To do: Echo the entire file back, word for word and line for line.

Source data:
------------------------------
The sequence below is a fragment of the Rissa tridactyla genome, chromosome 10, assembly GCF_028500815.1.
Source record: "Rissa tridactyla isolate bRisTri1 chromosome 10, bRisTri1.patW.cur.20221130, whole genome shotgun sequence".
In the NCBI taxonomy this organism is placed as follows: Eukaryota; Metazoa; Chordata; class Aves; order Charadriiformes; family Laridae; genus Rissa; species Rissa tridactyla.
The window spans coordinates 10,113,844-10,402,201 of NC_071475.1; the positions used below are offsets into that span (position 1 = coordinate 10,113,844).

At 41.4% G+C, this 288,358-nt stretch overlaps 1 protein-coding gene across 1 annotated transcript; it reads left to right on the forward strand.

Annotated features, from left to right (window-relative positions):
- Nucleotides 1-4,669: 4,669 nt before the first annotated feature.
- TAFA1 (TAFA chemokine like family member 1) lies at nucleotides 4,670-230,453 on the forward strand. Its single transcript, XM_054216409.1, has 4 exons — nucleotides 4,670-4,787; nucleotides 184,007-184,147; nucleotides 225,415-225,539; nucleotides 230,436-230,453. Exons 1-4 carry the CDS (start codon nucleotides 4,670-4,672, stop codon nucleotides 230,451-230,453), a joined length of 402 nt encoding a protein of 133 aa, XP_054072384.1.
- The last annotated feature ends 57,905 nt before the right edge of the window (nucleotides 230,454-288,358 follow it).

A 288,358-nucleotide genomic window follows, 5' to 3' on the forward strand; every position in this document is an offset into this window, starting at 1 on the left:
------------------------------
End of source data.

The sequence below is a fragment of the Rissa tridactyla genome, chromosome 10, assembly GCF_028500815.1.
Source record: "Rissa tridactyla isolate bRisTri1 chromosome 10, bRisTri1.patW.cur.20221130, whole genome shotgun sequence".
In the NCBI taxonomy this organism is placed as follows: Eukaryota; Metazoa; Chordata; class Aves; order Charadriiformes; family Laridae; genus Rissa; species Rissa tridactyla.
The window spans coordinates 10,113,844-10,402,201 of NC_071475.1; the positions used below are offsets into that span (position 1 = coordinate 10,113,844).

At 41.4% G+C, this 288,358-nt stretch overlaps 1 protein-coding gene across 1 annotated transcript; it reads left to right on the forward strand.

Annotated features, from left to right (window-relative positions):
- Nucleotides 1-4,669: 4,669 nt before the first annotated feature.
- TAFA1 (TAFA chemokine like family member 1) lies at nucleotides 4,670-230,453 on the forward strand. Its single transcript, XM_054216409.1, has 4 exons — nucleotides 4,670-4,787; nucleotides 184,007-184,147; nucleotides 225,415-225,539; nucleotides 230,436-230,453. Exons 1-4 carry the CDS (start codon nucleotides 4,670-4,672, stop codon nucleotides 230,451-230,453), a joined length of 402 nt encoding a protein of 133 aa, XP_054072384.1.
- The last annotated feature ends 57,905 nt before the right edge of the window (nucleotides 230,454-288,358 follow it).

A 288,358-nucleotide genomic window follows, 5' to 3' on the forward strand; every position in this document is an offset into this window, starting at 1 on the left: